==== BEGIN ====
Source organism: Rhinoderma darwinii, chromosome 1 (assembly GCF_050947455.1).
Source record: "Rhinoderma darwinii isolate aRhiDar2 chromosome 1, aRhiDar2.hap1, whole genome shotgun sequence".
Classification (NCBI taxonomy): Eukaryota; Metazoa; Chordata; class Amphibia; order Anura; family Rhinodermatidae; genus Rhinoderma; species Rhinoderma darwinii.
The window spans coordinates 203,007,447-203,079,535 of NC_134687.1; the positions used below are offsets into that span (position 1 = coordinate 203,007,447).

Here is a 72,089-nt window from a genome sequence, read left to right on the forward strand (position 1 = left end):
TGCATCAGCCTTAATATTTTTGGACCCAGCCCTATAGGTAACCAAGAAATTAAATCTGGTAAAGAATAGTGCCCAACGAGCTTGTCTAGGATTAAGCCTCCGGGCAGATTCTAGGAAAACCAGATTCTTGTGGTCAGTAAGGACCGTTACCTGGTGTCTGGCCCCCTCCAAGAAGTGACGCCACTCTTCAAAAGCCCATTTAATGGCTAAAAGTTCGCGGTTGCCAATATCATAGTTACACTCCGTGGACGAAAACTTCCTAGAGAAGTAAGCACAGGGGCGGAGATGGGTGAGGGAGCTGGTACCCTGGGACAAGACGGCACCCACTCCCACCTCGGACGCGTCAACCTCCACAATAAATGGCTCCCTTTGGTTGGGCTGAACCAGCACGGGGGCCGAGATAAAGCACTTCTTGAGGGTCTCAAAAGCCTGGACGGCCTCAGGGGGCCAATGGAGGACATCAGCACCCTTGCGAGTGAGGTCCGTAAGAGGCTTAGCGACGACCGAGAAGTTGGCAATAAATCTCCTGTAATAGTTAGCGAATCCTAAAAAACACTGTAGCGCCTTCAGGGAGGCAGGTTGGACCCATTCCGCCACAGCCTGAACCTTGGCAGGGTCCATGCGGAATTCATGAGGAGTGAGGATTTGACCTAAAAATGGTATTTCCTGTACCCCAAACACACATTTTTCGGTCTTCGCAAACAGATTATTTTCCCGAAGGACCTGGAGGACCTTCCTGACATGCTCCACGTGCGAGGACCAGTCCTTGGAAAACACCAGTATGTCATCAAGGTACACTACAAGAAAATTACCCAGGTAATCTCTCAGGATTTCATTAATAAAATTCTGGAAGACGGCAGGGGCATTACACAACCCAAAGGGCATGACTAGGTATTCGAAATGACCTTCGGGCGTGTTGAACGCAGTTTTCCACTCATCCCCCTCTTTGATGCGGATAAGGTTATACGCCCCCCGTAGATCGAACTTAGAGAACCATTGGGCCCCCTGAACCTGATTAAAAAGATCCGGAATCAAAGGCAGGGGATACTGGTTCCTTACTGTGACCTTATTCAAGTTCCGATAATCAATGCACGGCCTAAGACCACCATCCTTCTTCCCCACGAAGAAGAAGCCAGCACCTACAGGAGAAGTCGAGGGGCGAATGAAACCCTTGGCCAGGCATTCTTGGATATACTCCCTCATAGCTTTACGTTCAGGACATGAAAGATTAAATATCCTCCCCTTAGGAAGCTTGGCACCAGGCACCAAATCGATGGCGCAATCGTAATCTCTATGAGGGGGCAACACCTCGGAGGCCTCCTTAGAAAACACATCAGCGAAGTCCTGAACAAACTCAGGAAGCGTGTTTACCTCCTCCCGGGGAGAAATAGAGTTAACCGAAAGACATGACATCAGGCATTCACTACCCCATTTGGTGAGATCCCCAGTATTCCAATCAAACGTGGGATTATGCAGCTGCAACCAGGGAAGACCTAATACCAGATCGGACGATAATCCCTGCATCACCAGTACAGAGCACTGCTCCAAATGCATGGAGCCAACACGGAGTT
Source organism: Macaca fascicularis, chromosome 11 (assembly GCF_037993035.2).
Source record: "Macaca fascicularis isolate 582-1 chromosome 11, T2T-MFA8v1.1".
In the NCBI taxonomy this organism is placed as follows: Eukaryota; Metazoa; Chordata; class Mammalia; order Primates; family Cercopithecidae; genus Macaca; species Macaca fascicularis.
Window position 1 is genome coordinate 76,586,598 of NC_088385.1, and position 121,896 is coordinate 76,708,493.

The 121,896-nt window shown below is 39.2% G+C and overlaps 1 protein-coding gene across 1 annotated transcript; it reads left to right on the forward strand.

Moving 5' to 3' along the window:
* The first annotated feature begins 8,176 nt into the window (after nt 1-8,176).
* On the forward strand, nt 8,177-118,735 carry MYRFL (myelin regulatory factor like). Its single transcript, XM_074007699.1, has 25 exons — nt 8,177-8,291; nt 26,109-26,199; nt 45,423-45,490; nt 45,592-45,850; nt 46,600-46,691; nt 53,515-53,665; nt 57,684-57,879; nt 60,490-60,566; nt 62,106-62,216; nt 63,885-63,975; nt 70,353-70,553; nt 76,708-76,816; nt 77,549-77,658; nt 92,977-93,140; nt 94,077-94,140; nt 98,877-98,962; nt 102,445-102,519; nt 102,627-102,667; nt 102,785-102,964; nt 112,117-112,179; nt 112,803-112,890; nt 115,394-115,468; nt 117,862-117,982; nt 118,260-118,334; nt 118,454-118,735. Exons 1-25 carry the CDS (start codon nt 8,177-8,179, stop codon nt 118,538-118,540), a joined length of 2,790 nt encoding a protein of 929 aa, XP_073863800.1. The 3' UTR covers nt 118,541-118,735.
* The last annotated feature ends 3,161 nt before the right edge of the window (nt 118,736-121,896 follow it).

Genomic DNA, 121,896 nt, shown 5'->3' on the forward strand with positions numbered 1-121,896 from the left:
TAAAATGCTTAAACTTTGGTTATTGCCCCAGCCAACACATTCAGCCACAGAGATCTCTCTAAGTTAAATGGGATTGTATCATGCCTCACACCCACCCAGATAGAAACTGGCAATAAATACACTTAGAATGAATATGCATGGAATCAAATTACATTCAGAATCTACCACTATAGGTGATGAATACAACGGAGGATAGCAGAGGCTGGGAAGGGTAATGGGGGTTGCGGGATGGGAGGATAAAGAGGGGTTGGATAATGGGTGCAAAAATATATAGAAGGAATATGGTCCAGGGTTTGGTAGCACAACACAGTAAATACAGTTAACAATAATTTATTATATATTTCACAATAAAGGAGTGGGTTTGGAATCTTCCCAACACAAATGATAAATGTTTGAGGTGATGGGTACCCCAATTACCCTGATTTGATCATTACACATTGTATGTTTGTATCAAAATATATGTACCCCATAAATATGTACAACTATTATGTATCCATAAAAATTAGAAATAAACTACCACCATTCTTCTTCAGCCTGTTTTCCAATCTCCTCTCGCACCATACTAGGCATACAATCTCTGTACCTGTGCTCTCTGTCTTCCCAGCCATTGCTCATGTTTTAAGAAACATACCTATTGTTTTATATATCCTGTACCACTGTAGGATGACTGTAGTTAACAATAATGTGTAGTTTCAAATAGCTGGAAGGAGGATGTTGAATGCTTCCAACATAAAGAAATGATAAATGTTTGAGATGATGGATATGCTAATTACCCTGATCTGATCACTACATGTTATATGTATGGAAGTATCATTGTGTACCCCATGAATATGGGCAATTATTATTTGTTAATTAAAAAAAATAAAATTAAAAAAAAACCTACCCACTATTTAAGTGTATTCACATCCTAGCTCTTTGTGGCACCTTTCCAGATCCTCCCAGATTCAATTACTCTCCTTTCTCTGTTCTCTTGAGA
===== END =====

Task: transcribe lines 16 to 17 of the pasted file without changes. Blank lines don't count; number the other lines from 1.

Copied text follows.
Genomic DNA, 121,896 nt, shown 5'->3' on the forward strand with positions numbered 1-121,896 from the left:
TAAAATGCTTAAACTTTGGTTATTGCCCCAGCCAACACATTCAGCCACAGAGATCTCTCTAAGTTAAATGGGATTGTATCATGCCTCACACCCACCCAGATAGAAACTGGCAATAAATACACTTAGAATGAATATGCATGGAATCAAATTACATTCAGAATCTACCACTATAGGTGATGAATACAACGGAGGATAGCAGAGGCTGGGAAGGGTAATGGGGGTTGCGGGATGGGAGGATAAAGAGGGGTTGGATAATGGGTGCAAAAATATATAGAAGGAATATGGTCCAGGGTTTGGTAGCACAACACAGTAAATACAGTTAACAATAATTTATTATATATTTCACAATAAAGGAGTGGGTTTGGAATCTTCCCAACACAAATGATAAATGTTTGAGGTGATGGGTACCCCAATTACCCTGATTTGATCATTACACATTGTATGTTTGTATCAAAATATATGTACCCCATAAATATGTACAACTATTATGTATCCATAAAAATTAGAAATAAACTACCACCATTCTTCTTCAGCCTGTTTTCCAATCTCCTCTCGCACCATACTAGGCATACAATCTCTGTACCTGTGCTCTCTGTCTTCCCAGCCATTGCTCATGTTTTAAGAAACATACCTATTGTTTTATATATCCTGTACCACTGTAGGATGACTGTAGTTAACAATAATGTGTAGTTTCAAATAGCTGGAAGGAGGATGTTGAATGCTTCCAACATAAAGAAATGATAAATGTTTGAGATGATGGATATGCTAATTACCCTGATCTGATCACTACATGTTATATGTATGGAAGTATCATTGTGTACCCCATGAATATGGGCAATTATTATTTGTTAATTAAAAAAAATAAAATTAAAAAAAAACCTACCCACTATTTAAGTGTATTCACATCCTAGCTCTTTGTGGCACCTTTCCAGATCCTCCCAGATTCAATTACTCTCCTTTCTCTGTTCTCTTGAGA